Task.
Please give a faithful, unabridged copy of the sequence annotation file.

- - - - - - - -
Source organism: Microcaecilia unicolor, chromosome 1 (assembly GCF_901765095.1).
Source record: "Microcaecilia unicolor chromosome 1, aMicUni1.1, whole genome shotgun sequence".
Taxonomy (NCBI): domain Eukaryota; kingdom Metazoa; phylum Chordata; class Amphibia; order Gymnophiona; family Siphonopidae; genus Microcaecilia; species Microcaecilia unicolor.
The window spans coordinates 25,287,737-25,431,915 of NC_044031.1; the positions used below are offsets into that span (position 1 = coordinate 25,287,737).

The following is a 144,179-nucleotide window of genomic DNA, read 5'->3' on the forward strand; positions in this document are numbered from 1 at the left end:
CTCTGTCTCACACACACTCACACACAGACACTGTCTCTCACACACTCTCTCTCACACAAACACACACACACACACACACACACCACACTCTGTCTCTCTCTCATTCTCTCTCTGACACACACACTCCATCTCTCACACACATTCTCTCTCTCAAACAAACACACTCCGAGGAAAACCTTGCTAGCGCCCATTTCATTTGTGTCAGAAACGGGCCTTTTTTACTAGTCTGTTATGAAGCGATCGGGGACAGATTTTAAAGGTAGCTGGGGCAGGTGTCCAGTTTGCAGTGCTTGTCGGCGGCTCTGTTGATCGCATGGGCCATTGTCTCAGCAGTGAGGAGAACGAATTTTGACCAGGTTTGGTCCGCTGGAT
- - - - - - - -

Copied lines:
Source organism: Microcaecilia unicolor, chromosome 1 (assembly GCF_901765095.1).
Source record: "Microcaecilia unicolor chromosome 1, aMicUni1.1, whole genome shotgun sequence".
Taxonomy (NCBI): domain Eukaryota; kingdom Metazoa; phylum Chordata; class Amphibia; order Gymnophiona; family Siphonopidae; genus Microcaecilia; species Microcaecilia unicolor.
The window spans coordinates 25,287,737-25,431,915 of NC_044031.1; the positions used below are offsets into that span (position 1 = coordinate 25,287,737).

The following is a 144,179-nucleotide window of genomic DNA, read 5'->3' on the forward strand; positions in this document are numbered from 1 at the left end:
CTCTGTCTCACACACACTCACACACAGACACTGTCTCTCACACACTCTCTCTCACACAAACACACACACACACACACACACACCACACTCTGTCTCTCTCTCATTCTCTCTCTGACACACACACTCCATCTCTCACACACATTCTCTCTCTCAAACAAACACACTCCGAGGAAAACCTTGCTAGCGCCCATTTCATTTGTGTCAGAAACGGGCCTTTTTTACTAGTCTGTTATGAAGCGATCGGGGACAGATTTTAAAGGTAGCTGGGGCAGGTGTCCAGTTTGCAGTGCTTGTCGGCGGCTCTGTTGATCGCATGGGCCATTGTCTCAGCAGTGAGGAGAACGAATTTTGACCAGGTTTGGTCCGCTGGAT